Wednesday, July 22, 2009

Upgrading Flex from source RPM to compile PostgreSQL from CVS

This week I'm working on reviewing a patch that's part of the current PostgreSQL CommitFest, the periodic points where all outstanding patches are looked at and committed if ready. The patch I'm looking at requires some performance testing, and all my servers I'd do that on are running CentOS 5, the popular RedHat Enterprise clone. There's a fun surprise waiting for anyone else who tries this: as of last week, you can't build PostgreSQL from the development CVS or GIT repositories anymore on that platform without updating the Flex package from the default one.

The problem started when I ran "make" to build everything and saw this:

make[3]: Entering directory `/home/gsmith/pgproject/pgsql.tpgbench/src/backend/bootstrap'
ERROR: `flex' is missing on your system. It is needed to create the
file `bootscanner.c'. You can either get flex from a GNU mirror site
or download an official distribution of PostgreSQL, which contains
pre-packaged flex output.

I knew I had flex on my system so this was kind of confusing. Usually there's more detail about dependency failures in the config.log file, and sure enough it had the details:

configure:6793: WARNING:
*** The installed version of Flex, /usr/bin/lex, is too old to use with PostgreSQL.
*** Flex version 2.5.31 or later is required, but this is /usr/bin/lex version 2.5.4.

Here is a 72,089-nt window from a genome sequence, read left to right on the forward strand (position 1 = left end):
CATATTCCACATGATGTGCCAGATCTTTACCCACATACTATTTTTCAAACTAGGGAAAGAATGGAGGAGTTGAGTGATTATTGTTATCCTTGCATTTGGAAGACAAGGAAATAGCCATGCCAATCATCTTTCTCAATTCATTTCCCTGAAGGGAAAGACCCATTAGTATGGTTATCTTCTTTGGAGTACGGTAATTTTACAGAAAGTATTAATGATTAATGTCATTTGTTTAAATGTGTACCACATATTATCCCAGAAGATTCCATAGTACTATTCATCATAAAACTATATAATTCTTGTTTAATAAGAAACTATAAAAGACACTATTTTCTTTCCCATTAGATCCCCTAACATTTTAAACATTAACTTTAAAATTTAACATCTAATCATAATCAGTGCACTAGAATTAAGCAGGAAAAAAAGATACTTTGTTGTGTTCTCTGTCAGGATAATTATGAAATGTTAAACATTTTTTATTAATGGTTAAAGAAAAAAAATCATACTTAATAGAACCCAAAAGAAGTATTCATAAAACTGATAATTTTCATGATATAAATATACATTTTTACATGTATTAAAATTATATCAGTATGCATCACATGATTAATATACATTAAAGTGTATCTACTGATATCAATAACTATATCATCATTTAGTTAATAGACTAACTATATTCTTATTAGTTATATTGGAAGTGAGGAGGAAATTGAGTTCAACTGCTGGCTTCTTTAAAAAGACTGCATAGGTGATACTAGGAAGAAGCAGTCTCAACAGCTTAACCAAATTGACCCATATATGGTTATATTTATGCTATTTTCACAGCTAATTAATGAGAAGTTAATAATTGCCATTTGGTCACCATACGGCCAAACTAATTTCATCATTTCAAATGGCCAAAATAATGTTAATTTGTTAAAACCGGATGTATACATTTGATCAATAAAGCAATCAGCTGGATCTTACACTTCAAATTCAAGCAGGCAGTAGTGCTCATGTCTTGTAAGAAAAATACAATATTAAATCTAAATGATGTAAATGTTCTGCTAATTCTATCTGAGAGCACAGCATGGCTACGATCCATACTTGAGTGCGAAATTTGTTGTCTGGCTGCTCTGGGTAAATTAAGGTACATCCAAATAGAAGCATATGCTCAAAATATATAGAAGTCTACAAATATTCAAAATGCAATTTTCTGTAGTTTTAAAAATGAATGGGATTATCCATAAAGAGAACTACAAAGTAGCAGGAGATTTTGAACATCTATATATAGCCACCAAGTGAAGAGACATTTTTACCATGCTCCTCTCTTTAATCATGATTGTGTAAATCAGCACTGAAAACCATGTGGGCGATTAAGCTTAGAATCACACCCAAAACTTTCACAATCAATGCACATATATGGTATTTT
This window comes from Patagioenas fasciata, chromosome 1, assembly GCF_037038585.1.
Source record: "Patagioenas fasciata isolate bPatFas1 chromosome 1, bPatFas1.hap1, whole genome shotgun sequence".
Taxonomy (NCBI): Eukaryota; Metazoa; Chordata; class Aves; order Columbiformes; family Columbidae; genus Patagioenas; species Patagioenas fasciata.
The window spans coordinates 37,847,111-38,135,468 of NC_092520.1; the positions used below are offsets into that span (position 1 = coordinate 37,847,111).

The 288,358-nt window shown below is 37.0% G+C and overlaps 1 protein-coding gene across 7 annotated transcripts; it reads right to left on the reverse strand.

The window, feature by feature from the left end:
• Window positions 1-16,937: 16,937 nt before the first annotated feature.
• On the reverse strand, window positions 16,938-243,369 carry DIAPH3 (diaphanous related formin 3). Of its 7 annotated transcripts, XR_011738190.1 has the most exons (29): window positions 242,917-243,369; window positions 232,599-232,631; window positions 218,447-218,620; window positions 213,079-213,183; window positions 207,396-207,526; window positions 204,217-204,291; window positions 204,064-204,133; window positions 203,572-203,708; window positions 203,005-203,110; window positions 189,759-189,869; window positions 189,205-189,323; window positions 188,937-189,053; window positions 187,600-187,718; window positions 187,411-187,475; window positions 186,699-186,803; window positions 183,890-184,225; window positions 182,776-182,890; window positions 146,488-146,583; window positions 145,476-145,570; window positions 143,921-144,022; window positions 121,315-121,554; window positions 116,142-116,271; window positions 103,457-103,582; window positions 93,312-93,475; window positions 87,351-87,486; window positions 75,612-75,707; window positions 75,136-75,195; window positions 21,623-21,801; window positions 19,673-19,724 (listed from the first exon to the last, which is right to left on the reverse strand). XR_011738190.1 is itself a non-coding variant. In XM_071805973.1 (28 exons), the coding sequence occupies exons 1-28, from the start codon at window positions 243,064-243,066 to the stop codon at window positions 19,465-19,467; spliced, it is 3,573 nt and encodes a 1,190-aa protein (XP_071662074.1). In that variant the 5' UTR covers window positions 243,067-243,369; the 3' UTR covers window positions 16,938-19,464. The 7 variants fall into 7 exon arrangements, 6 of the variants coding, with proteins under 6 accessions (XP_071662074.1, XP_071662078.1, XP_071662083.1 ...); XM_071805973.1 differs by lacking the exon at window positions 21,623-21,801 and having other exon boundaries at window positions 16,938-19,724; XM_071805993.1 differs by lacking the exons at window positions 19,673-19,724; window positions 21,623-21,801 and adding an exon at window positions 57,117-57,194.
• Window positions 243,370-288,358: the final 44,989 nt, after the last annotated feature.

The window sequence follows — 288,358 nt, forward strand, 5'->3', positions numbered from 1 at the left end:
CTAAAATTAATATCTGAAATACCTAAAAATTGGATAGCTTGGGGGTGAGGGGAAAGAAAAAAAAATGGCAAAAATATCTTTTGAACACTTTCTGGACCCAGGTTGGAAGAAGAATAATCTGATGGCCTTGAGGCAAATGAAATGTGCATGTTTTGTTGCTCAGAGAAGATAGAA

configure:6807: result: no
configure:6815: WARNING:
*** Without Flex you will not be able to build PostgreSQL from CVS nor
*** change any of the scanner definition files. You can obtain Flex from
*** a GNU mirror site. (If you are using the official distribution of
*** PostgreSQL then you do not need to worry about this because the Flex
*** output is pre-generated.)

A quick check shows this change was made to allow some more powerful scanning capabilities in the PostgreSQL language parser, followed by inserting that warning.

Now, while it's possible to just build quickly from source and install directly over top of the existing flex in this case, I don't like to do that on production systems (or even development ones). It's not a good idea to mix the RPM packages on the system with stuff installed that way. It's better if you can create a new flex RPM package based on newer source code and upgrade to that one, then everything stays managed consistently with RPM.